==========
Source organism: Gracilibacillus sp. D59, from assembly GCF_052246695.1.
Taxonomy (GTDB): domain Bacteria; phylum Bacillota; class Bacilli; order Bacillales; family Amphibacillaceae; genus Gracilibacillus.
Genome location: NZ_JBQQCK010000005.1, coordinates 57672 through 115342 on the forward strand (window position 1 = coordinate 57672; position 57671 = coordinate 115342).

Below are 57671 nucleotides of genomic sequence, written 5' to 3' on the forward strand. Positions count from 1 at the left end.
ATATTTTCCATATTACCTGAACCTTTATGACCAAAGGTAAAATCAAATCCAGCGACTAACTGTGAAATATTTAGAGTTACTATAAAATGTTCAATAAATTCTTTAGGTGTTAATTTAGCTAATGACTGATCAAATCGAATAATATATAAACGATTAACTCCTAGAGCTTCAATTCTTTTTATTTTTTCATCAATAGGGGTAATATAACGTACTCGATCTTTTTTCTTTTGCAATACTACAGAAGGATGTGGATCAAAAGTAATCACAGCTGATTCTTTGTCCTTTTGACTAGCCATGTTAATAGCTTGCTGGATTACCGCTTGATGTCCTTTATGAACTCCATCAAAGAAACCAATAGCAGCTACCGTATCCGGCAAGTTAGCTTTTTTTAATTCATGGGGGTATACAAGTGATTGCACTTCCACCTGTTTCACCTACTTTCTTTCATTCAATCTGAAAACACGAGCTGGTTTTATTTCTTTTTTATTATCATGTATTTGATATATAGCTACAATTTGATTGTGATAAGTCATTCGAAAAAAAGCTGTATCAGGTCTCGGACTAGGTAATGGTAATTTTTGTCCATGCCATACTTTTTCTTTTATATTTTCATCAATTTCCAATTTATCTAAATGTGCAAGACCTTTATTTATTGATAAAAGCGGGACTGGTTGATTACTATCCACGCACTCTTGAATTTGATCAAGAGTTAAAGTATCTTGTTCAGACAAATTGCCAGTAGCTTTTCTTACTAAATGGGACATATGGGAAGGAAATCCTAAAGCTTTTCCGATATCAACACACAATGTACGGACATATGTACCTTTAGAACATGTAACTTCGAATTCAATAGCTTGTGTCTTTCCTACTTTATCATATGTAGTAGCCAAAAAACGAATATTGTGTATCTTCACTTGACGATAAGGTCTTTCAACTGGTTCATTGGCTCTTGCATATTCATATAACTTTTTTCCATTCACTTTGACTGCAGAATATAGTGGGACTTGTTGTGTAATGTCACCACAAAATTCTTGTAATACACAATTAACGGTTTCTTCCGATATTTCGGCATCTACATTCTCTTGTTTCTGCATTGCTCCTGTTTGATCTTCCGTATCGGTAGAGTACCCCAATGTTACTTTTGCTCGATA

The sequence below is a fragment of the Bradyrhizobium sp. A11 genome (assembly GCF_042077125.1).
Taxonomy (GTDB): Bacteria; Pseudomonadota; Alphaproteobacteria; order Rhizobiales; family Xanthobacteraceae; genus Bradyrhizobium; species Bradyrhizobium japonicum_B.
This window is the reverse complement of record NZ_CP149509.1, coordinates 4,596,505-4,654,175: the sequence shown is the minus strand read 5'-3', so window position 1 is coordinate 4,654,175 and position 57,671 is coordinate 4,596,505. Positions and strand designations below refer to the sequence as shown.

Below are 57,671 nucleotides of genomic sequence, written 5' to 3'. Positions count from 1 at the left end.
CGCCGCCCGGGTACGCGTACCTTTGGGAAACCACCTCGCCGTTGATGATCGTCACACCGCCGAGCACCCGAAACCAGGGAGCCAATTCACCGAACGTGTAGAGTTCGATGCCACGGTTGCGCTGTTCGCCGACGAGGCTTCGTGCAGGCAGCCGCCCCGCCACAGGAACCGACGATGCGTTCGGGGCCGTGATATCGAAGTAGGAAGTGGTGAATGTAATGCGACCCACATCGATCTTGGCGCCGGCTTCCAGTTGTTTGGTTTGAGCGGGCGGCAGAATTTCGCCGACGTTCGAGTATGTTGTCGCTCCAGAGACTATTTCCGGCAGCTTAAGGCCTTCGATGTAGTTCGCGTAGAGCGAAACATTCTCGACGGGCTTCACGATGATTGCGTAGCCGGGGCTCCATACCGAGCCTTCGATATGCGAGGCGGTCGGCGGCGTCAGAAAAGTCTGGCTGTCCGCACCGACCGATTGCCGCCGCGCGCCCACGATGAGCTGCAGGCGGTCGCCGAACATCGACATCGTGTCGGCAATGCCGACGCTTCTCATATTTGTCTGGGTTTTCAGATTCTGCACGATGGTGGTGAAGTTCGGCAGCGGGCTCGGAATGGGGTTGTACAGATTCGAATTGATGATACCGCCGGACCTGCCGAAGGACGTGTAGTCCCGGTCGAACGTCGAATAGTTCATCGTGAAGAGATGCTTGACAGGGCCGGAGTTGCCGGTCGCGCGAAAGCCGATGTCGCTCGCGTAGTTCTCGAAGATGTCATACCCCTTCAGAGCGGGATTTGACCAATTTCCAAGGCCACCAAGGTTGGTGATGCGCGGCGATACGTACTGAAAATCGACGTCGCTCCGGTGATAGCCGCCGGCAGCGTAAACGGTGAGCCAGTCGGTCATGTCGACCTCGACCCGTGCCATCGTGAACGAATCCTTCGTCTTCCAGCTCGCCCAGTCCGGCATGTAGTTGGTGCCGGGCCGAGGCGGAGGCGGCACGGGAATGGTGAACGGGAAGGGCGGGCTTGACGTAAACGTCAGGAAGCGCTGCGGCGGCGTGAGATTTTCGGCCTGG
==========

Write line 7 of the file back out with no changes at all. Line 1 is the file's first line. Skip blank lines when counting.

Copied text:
Taxonomy (GTDB): Bacteria; Pseudomonadota; Alphaproteobacteria; order Rhizobiales; family Xanthobacteraceae; genus Bradyrhizobium; species Bradyrhizobium japonicum_B.